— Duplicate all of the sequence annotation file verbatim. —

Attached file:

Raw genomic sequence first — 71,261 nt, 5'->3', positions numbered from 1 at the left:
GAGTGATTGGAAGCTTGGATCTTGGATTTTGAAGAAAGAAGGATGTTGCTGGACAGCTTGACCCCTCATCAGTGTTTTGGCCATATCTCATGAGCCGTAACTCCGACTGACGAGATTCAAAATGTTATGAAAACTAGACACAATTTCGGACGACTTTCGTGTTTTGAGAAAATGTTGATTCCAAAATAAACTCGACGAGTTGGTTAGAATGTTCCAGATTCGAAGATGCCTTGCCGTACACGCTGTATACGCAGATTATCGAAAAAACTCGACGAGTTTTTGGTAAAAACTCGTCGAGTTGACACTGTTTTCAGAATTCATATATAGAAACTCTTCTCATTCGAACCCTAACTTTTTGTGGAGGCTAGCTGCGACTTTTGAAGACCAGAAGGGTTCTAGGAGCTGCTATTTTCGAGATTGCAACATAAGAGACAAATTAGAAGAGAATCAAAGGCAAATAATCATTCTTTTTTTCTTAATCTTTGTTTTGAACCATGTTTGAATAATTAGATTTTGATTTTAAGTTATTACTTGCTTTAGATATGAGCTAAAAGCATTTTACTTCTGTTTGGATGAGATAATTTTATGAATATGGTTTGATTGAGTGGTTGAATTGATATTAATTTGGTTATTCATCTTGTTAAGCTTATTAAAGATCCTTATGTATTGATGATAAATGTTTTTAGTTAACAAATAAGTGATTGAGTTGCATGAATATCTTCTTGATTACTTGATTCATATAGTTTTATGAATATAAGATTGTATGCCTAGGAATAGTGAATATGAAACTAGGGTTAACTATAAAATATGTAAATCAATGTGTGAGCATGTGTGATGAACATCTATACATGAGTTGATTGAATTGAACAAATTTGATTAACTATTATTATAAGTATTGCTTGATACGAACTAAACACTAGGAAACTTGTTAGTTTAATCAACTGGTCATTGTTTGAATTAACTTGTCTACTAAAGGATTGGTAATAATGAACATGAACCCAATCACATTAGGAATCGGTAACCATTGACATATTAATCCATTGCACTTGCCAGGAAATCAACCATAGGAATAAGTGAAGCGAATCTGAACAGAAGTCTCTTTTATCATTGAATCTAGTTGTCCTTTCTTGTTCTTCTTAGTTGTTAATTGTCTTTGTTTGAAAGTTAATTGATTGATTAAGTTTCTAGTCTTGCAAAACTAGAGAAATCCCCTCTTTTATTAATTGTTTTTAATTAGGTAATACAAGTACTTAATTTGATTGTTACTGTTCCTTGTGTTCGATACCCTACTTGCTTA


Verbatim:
Raw genomic sequence first — 71,261 nt, 5'->3', positions numbered from 1 at the left:
GAGTGATTGGAAGCTTGGATCTTGGATTTTGAAGAAAGAAGGATGTTGCTGGACAGCTTGACCCCTCATCAGTGTTTTGGCCATATCTCATGAGCCGTAACTCCGACTGACGAGATTCAAAATGTTATGAAAACTAGACACAATTTCGGACGACTTTCGTGTTTTGAGAAAATGTTGATTCCAAAATAAACTCGACGAGTTGGTTAGAATGTTCCAGATTCGAAGATGCCTTGCCGTACACGCTGTATACGCAGATTATCGAAAAAACTCGACGAGTTTTTGGTAAAAACTCGTCGAGTTGACACTGTTTTCAGAATTCATATATAGAAACTCTTCTCATTCGAACCCTAACTTTTTGTGGAGGCTAGCTGCGACTTTTGAAGACCAGAAGGGTTCTAGGAGCTGCTATTTTCGAGATTGCAACATAAGAGACAAATTAGAAGAGAATCAAAGGCAAATAATCATTCTTTTTTTCTTAATCTTTGTTTTGAACCATGTTTGAATAATTAGATTTTGATTTTAAGTTATTACTTGCTTTAGATATGAGCTAAAAGCATTTTACTTCTGTTTGGATGAGATAATTTTATGAATATGGTTTGATTGAGTGGTTGAATTGATATTAATTTGGTTATTCATCTTGTTAAGCTTATTAAAGATCCTTATGTATTGATGATAAATGTTTTTAGTTAACAAATAAGTGATTGAGTTGCATGAATATCTTCTTGATTACTTGATTCATATAGTTTTATGAATATAAGATTGTATGCCTAGGAATAGTGAATATGAAACTAGGGTTAACTATAAAATATGTAAATCAATGTGTGAGCATGTGTGATGAACATCTATACATGAGTTGATTGAATTGAACAAATTTGATTAACTATTATTATAAGTATTGCTTGATACGAACTAAACACTAGGAAACTTGTTAGTTTAATCAACTGGTCATTGTTTGAATTAACTTGTCTACTAAAGGATTGGTAATAATGAACATGAACCCAATCACATTAGGAATCGGTAACCATTGACATATTAATCCATTGCACTTGCCAGGAAATCAACCATAGGAATAAGTGAAGCGAATCTGAACAGAAGTCTCTTTTATCATTGAATCTAGTTGTCCTTTCTTGTTCTTCTTAGTTGTTAATTGTCTTTGTTTGAAAGTTAATTGATTGATTAAGTTTCTAGTCTTGCAAAACTAGAGAAATCCCCTCTTTTATTAATTGTTTTTAATTAGGTAATACAAGTACTTAATTTGATTGTTACTGTTCCTTGTGTTCGATACCCTACTTGCTTA